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Permissions in Linux

More than you probably want to know about chmod.

I wrote this for the Linux keyboard shortcuts and commands page and thought it’s enough to be it’s own post.

Permissions in ls

– < rwx for user > < rwx for group > < rwx for others >
– can be D for directory, L for link, – for files

aaron@ubuntu-test:~$ ls -l file.sh
-rwxr-xr-- 1 aaron aaron 0 Oct 23 17:11 file.sh

rwxr-xr——: user can read write and execute
-rwxr-xr——: group can read and execute
-rwxr-xr——: others can read

Setting Permissions

You can set permissions with chmod < permissions > < filename > .
The chmod command only sets permissions, it can not set the group or owner. Use chown for that.
You can use -R to set permissions recursively.

chmod < permissions > < filename >

There are multiple ways to state the permissions with chmod.
Both methods accomplish the same goal. Use whichever one you find easier.

Symbolic

Symbolic uses characters for the class(es), an operator, and mode(s).
chmod < class > < operator > < mode > < filename >

Classes

u: the user that owns the file
g: the group that owns the file
o: other users not in the classes above
a: all users
(blank): changes will apply to all classes if missing or blank

Operators

+: add mode to classes
: subtract mode from classes
=: set (replace) mode to classes

Modes

There are a few other modes but these are the most common.
r: read
w: write
x: execute

Symbolic Examples

Set (replace) permissions for user (file owner) to read (no write/execute)
chmod u=r test-file.txt

chmod u=r test-file.txt

Add write permission for user (file owner)
chmod u+w test-file.txt

chmod u+w test-file.txt

Add execute permission for user (file owner) and group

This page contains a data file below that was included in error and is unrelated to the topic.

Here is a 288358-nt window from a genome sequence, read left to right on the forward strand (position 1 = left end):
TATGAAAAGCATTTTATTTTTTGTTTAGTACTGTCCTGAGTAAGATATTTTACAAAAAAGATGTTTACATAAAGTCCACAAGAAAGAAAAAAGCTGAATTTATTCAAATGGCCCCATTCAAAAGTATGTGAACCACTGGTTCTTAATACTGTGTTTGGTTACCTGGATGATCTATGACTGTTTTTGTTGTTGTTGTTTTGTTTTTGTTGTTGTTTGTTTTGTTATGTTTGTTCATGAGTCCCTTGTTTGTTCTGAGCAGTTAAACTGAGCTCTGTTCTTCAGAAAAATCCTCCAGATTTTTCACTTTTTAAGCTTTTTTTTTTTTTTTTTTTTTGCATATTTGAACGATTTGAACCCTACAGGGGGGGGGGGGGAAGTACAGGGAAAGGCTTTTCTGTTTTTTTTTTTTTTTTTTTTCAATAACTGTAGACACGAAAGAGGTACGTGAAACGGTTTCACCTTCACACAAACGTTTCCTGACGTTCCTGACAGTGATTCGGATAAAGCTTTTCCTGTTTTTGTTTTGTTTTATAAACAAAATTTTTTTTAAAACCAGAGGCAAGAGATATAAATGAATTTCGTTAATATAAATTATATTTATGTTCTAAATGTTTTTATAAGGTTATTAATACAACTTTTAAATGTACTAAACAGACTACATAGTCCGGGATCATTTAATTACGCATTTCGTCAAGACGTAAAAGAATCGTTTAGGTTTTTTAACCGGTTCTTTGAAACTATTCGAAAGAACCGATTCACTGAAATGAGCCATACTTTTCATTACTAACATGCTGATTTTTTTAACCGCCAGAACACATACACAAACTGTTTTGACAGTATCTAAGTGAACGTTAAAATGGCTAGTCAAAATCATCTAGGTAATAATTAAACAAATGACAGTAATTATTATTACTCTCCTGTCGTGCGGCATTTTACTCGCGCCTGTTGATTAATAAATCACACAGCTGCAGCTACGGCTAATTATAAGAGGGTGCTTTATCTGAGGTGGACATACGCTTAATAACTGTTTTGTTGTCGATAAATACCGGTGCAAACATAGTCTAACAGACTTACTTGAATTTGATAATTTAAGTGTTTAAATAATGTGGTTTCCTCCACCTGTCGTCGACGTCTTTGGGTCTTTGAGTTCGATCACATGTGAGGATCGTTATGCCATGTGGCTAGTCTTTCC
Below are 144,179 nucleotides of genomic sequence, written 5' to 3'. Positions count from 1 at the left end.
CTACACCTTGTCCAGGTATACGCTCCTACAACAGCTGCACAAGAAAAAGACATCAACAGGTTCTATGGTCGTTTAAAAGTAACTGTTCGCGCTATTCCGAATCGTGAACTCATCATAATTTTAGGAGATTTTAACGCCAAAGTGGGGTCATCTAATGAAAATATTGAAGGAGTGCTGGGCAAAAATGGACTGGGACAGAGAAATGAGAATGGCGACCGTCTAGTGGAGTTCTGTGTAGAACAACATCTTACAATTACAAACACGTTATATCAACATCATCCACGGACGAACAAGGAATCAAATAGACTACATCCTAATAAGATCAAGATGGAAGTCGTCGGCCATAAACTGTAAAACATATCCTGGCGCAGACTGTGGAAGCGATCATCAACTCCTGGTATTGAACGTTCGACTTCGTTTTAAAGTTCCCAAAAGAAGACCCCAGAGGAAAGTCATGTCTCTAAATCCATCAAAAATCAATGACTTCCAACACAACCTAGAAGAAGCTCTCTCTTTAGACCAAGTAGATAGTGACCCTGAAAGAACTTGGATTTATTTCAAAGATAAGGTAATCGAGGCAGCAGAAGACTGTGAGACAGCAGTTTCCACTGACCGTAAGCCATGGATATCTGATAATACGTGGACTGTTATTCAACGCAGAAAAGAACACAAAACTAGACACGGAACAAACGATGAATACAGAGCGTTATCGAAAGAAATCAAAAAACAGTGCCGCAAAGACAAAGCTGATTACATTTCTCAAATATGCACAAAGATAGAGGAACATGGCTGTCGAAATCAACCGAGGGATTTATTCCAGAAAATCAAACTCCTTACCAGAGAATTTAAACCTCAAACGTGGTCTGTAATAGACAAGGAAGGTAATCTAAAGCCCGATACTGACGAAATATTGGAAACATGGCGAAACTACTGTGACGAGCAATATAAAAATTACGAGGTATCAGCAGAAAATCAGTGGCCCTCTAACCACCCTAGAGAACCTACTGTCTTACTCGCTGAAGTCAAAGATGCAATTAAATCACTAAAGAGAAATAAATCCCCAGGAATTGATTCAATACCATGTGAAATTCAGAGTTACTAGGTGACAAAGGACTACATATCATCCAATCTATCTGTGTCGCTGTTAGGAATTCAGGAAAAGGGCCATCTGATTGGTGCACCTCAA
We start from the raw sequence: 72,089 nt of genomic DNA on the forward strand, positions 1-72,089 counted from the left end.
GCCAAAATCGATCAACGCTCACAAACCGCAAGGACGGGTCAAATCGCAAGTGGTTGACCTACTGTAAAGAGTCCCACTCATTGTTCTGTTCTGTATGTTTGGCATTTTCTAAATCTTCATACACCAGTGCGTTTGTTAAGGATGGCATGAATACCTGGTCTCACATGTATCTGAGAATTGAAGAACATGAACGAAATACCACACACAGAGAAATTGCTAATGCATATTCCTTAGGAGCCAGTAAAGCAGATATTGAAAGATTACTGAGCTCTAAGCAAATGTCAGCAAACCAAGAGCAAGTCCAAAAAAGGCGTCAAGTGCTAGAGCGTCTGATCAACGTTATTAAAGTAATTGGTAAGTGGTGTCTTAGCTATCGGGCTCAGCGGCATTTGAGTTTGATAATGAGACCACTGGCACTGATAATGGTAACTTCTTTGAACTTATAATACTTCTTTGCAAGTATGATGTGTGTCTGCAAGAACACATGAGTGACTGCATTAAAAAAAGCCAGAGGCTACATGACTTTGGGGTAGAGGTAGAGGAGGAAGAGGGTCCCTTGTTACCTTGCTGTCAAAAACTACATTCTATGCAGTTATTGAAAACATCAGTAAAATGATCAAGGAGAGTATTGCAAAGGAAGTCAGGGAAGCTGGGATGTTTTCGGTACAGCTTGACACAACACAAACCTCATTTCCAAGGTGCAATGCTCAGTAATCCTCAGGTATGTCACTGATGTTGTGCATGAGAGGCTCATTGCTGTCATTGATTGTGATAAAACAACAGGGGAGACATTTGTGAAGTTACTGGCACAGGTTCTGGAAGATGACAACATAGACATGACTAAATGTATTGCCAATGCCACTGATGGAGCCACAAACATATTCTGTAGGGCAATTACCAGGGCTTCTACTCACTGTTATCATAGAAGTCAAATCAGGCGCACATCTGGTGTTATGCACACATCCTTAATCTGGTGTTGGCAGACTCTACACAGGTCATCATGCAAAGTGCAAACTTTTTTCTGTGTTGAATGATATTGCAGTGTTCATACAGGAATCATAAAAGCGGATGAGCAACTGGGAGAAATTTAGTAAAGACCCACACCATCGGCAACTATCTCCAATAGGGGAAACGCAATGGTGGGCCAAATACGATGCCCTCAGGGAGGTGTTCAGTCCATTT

chmod u+x,g+x test-file.txt

chmod u+x,g+x test-file.txt

You could also do it this way.
chmod ug+x test-file.txt

chmod ug+x test-file.txt

Leaving the class blank by using “+x” will add execute to all classes
chmod +x test-file.txt

chmod +x test-file.txt

Numerical

There are 3 (technically 4) digits that represent each class.
This can be confusing because there is no space between the numbers.
Think of 0754 as zero seven five four instead of seven hundred fifty four.
From left to right: 0 user group others
7 for the user
5 for the group
4 for others

The next part requires some math. Each class can have a mode with the maximum value of up to 7. You get this value by adding up each mode’s value.

Mode values

Execute: 1
Write: 2
Read: 4

Let’s start with an easy one. 7 is the maximum value and gives read write execute.
4 (read) + 2 (write) + 1 (execute) = 7 (rwx)

5 is read and execute
4 (read) + 1 (execute) = 5 (wx)

If you only want one mode (usually read), you’d just use that number.
4 (read) = 4 (r)

Note that I didn’t add 0s in that example for the other modes. If you don’t want the mode included leave it out of your math.
Feel free to fight about if those 0 values are actually there or not, nobody cares.

Numerical cheat sheet

I’ll never remember those numbers either. Here’s a cheat sheet.
Once you get to 4 you can appreciate why they chose these values.
2 + 2 = 4 but you can’t have write permissions twice. There is no 3 so there’s only one way to get 5.
7: 4 (read) + 2 (write) + 1 (execute) = 7 (rwx)
6: 4 (read) + 2 (write) = 6 (rw)
5: 4 (read) + 1 (execute) = 5 (rx)
4: 4 (read) = 4 (r)
3: 2 (write) + 1 (execute) = 3 (wx)
2: 2 (write) = 2 (w)
1: 1 (execute) = 1 (x)
0: none (—)

Final Value

Once you have your 0-7 digit for each group put them next to each other (don’t add) to get your number.
chmod 754 test-file.txt

chmod 754 test-file.txt

7 (rwx) for the user
5 (rx) for the group
4 (r) for others

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